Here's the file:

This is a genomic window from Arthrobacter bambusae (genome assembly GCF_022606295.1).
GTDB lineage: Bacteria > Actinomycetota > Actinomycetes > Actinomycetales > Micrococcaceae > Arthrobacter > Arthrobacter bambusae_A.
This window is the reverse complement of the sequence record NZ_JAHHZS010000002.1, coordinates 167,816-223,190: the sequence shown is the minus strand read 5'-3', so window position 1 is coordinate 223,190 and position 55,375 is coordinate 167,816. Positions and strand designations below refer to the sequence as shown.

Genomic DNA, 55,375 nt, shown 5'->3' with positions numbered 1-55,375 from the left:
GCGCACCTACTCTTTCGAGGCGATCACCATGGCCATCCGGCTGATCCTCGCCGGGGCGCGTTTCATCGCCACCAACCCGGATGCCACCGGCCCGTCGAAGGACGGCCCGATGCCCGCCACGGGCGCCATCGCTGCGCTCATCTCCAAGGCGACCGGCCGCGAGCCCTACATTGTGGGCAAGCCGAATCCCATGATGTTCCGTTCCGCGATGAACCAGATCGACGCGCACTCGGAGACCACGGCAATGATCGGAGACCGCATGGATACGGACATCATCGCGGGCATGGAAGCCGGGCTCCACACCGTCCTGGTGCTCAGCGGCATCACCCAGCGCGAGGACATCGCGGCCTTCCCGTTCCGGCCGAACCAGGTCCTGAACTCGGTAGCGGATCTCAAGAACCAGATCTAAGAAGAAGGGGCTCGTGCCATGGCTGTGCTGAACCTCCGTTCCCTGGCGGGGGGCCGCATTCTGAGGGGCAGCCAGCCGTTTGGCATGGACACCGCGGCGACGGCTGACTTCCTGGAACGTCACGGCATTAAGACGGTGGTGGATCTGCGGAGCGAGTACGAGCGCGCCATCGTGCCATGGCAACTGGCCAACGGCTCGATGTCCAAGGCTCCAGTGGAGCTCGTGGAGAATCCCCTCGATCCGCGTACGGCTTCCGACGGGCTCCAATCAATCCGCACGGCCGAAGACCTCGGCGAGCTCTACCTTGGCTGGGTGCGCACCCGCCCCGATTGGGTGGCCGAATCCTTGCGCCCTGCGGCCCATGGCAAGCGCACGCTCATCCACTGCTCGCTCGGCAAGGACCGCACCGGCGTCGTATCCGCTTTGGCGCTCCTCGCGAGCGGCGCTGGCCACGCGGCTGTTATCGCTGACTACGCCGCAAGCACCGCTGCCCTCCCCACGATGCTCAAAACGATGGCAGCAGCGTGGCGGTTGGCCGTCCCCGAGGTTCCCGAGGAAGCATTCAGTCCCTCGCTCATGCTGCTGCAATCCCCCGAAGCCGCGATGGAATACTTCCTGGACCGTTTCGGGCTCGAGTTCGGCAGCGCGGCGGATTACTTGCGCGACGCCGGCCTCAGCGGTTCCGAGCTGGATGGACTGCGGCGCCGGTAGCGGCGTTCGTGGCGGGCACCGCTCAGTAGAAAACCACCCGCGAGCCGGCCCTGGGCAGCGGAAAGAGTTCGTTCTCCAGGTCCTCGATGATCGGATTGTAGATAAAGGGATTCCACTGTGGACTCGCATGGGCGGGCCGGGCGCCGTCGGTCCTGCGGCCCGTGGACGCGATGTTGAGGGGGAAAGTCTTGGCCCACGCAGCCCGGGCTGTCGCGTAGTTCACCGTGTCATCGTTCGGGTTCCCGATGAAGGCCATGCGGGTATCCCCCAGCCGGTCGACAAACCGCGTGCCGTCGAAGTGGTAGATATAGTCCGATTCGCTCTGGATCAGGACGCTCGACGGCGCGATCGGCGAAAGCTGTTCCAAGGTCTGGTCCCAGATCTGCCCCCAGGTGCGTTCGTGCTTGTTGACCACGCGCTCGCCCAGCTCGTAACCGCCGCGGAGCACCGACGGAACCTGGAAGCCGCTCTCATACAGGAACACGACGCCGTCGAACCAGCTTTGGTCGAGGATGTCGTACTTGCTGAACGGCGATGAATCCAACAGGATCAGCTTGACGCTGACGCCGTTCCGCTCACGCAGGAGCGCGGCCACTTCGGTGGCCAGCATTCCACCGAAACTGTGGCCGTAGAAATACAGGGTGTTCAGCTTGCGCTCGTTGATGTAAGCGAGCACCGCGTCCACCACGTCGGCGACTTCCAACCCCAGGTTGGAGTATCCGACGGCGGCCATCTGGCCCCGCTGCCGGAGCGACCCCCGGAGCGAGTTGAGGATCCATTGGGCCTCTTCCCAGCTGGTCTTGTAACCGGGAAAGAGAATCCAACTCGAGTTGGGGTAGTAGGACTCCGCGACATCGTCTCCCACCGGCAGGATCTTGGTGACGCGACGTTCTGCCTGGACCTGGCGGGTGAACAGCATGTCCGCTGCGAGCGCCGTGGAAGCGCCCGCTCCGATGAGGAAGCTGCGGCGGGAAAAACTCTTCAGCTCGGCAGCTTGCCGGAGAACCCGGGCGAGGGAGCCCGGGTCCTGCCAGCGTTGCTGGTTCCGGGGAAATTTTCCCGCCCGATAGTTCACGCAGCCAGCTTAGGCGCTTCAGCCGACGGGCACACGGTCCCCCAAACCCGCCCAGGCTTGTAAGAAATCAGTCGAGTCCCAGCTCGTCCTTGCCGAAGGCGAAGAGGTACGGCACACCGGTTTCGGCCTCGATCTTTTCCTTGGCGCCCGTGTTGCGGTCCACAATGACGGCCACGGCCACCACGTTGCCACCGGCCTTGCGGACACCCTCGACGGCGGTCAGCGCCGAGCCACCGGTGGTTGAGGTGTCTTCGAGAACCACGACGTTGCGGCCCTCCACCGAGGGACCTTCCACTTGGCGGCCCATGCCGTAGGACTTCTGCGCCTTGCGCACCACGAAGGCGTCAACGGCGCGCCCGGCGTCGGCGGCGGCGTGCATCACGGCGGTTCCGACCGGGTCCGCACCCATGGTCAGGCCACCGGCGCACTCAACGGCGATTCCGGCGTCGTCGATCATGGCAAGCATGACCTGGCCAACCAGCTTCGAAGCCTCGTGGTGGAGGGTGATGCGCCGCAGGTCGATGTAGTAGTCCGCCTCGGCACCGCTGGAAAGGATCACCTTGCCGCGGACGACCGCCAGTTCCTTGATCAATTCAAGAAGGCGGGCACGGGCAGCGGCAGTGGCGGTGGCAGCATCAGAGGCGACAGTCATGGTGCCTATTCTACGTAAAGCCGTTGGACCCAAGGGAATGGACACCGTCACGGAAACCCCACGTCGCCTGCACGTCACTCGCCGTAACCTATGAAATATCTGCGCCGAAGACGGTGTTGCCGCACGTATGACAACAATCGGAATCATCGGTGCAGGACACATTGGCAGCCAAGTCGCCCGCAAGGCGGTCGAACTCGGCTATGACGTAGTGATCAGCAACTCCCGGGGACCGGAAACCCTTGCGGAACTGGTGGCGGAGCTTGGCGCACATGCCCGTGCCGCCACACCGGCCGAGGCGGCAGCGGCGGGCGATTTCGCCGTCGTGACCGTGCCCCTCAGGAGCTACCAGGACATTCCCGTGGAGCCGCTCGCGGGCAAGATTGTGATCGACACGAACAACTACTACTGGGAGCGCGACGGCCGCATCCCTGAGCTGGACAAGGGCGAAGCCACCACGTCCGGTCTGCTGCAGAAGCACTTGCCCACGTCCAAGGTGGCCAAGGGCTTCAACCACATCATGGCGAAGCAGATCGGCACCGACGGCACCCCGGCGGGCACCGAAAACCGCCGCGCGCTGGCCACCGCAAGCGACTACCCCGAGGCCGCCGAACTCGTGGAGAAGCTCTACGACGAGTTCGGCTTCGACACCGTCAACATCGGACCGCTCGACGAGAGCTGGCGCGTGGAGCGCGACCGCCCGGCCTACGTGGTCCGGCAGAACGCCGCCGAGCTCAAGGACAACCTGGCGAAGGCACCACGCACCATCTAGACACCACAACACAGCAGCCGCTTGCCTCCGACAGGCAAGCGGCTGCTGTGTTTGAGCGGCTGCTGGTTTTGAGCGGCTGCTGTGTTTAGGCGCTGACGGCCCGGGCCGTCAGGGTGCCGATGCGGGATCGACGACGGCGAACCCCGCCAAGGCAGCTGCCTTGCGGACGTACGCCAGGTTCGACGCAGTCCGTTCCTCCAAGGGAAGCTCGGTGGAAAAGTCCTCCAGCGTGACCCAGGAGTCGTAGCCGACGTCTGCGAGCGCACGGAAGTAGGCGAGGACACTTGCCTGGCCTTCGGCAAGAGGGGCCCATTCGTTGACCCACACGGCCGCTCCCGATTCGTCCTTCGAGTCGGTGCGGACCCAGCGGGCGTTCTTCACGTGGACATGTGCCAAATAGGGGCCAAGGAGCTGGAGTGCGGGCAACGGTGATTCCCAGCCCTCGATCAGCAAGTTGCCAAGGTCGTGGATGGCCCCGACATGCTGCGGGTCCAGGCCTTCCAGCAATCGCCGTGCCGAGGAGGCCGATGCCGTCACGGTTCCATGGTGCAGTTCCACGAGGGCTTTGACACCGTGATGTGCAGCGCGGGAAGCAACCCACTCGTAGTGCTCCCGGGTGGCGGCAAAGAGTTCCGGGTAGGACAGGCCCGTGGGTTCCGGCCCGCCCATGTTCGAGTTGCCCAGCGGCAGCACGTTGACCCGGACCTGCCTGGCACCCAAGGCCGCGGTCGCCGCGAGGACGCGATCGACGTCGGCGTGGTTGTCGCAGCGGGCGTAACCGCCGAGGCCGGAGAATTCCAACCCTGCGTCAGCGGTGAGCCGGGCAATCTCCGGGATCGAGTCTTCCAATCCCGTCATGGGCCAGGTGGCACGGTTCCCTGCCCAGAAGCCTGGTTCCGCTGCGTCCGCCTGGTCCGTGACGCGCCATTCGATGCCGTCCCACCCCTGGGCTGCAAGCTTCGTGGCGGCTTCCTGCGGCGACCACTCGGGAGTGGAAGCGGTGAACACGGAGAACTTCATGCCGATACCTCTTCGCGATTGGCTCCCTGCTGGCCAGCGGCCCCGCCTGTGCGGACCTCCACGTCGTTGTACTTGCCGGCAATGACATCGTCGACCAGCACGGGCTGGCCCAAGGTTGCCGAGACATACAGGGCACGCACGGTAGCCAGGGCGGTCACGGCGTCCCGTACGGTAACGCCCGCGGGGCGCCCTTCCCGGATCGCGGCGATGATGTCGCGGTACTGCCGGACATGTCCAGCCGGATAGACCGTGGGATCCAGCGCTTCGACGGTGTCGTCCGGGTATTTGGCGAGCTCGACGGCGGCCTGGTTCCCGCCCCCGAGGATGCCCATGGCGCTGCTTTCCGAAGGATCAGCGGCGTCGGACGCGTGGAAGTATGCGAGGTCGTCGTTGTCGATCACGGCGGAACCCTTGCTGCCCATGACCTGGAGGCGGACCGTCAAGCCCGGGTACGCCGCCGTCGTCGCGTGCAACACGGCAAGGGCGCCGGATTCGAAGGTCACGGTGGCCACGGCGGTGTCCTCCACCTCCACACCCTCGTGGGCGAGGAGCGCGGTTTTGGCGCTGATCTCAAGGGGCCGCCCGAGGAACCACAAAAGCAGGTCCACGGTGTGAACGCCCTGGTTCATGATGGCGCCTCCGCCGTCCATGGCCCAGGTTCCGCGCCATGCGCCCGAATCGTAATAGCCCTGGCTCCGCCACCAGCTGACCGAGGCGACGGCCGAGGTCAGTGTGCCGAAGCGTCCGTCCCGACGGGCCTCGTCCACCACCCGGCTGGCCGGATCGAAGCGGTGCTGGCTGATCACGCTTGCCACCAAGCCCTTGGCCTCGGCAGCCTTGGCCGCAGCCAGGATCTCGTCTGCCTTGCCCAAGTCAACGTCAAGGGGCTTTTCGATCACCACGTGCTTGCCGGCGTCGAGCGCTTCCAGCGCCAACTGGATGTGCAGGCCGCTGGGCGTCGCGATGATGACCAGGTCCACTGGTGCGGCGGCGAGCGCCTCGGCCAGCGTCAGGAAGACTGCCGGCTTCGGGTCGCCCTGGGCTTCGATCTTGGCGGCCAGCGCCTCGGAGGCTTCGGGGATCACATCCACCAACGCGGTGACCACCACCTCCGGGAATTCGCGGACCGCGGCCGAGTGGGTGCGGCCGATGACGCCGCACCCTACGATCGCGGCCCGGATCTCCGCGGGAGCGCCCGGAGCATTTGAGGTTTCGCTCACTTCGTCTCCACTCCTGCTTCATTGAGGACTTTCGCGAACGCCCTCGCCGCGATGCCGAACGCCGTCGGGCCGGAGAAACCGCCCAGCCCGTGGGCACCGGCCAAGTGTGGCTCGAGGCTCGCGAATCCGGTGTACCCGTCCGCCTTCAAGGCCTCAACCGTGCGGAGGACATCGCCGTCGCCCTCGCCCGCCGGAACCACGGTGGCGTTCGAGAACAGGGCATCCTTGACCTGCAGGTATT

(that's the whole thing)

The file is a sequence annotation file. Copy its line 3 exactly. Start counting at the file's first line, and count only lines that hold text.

This window is the reverse complement of the sequence record NZ_JAHHZS010000002.1, coordinates 167,816-223,190: the sequence shown is the minus strand read 5'-3', so window position 1 is coordinate 223,190 and position 55,375 is coordinate 167,816. Positions and strand designations below refer to the sequence as shown.